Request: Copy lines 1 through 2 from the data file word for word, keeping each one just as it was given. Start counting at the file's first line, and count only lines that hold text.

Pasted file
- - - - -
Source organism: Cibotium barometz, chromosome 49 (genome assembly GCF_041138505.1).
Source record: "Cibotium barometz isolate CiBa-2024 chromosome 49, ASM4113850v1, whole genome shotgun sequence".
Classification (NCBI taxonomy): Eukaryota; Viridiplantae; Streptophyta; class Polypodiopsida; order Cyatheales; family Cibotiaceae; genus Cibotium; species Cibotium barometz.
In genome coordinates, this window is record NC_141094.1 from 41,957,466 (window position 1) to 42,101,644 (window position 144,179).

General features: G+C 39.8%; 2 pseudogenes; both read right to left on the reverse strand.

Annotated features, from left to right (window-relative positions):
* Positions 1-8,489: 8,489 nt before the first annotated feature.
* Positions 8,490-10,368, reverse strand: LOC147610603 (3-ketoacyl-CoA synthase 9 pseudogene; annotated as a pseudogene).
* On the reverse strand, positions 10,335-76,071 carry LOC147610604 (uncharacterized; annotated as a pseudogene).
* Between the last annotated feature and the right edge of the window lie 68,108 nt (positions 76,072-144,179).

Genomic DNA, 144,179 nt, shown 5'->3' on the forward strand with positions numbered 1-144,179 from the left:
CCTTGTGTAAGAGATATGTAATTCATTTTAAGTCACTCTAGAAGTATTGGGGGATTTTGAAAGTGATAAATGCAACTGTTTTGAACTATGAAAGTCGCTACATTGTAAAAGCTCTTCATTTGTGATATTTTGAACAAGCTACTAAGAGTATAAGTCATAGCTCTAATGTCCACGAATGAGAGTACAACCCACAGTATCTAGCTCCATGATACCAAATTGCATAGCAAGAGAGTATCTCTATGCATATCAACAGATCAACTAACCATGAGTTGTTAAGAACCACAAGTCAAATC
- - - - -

Source organism: Cibotium barometz, chromosome 49 (genome assembly GCF_041138505.1).
Source record: "Cibotium barometz isolate CiBa-2024 chromosome 49, ASM4113850v1, whole genome shotgun sequence".